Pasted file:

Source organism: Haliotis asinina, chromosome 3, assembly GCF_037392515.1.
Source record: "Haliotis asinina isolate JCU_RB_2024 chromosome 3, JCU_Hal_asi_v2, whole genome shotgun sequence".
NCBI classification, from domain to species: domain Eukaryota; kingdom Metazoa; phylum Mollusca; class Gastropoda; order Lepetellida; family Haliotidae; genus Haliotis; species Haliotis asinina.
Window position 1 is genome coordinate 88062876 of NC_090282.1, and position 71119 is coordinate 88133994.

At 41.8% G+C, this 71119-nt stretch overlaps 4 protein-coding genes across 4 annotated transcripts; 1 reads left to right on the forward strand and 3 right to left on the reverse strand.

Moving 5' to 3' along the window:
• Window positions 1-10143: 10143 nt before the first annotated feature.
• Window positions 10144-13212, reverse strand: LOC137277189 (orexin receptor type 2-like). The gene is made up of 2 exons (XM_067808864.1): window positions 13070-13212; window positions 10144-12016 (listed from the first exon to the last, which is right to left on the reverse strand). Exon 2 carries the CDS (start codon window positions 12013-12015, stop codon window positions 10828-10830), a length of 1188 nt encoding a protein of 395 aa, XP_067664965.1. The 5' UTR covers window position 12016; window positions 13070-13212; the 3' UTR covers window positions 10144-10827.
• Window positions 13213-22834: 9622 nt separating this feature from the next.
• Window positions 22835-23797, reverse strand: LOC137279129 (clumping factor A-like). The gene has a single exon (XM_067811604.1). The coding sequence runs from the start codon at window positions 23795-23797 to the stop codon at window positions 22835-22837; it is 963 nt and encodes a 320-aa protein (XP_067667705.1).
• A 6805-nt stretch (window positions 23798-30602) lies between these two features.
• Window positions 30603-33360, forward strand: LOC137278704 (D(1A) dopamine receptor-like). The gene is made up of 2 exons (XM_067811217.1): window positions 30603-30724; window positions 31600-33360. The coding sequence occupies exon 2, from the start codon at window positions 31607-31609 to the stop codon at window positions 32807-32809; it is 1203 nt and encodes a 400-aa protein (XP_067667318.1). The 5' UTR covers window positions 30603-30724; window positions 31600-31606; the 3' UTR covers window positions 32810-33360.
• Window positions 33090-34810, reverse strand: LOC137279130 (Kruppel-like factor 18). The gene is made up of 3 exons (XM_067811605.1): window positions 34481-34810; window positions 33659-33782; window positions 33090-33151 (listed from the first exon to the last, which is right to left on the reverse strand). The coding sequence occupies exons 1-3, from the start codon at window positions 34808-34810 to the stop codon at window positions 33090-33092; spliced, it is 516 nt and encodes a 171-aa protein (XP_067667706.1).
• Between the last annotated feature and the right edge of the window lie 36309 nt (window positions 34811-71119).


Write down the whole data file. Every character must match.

Source organism: Haliotis asinina, chromosome 3, assembly GCF_037392515.1.
Source record: "Haliotis asinina isolate JCU_RB_2024 chromosome 3, JCU_Hal_asi_v2, whole genome shotgun sequence".
NCBI classification, from domain to species: domain Eukaryota; kingdom Metazoa; phylum Mollusca; class Gastropoda; order Lepetellida; family Haliotidae; genus Haliotis; species Haliotis asinina.
Window position 1 is genome coordinate 88062876 of NC_090282.1, and position 71119 is coordinate 88133994.

At 41.8% G+C, this 71119-nt stretch overlaps 4 protein-coding genes across 4 annotated transcripts; 1 reads left to right on the forward strand and 3 right to left on the reverse strand.

Moving 5' to 3' along the window:
• Window positions 1-10143: 10143 nt before the first annotated feature.
• Window positions 10144-13212, reverse strand: LOC137277189 (orexin receptor type 2-like). The gene is made up of 2 exons (XM_067808864.1): window positions 13070-13212; window positions 10144-12016 (listed from the first exon to the last, which is right to left on the reverse strand). Exon 2 carries the CDS (start codon window positions 12013-12015, stop codon window positions 10828-10830), a length of 1188 nt encoding a protein of 395 aa, XP_067664965.1. The 5' UTR covers window position 12016; window positions 13070-13212; the 3' UTR covers window positions 10144-10827.
• Window positions 13213-22834: 9622 nt separating this feature from the next.
• Window positions 22835-23797, reverse strand: LOC137279129 (clumping factor A-like). The gene has a single exon (XM_067811604.1). The coding sequence runs from the start codon at window positions 23795-23797 to the stop codon at window positions 22835-22837; it is 963 nt and encodes a 320-aa protein (XP_067667705.1).
• A 6805-nt stretch (window positions 23798-30602) lies between these two features.
• Window positions 30603-33360, forward strand: LOC137278704 (D(1A) dopamine receptor-like). The gene is made up of 2 exons (XM_067811217.1): window positions 30603-30724; window positions 31600-33360. The coding sequence occupies exon 2, from the start codon at window positions 31607-31609 to the stop codon at window positions 32807-32809; it is 1203 nt and encodes a 400-aa protein (XP_067667318.1). The 5' UTR covers window positions 30603-30724; window positions 31600-31606; the 3' UTR covers window positions 32810-33360.
• Window positions 33090-34810, reverse strand: LOC137279130 (Kruppel-like factor 18). The gene is made up of 3 exons (XM_067811605.1): window positions 34481-34810; window positions 33659-33782; window positions 33090-33151 (listed from the first exon to the last, which is right to left on the reverse strand). The coding sequence occupies exons 1-3, from the start codon at window positions 34808-34810 to the stop codon at window positions 33090-33092; spliced, it is 516 nt and encodes a 171-aa protein (XP_067667706.1).
• Between the last annotated feature and the right edge of the window lie 36309 nt (window positions 34811-71119).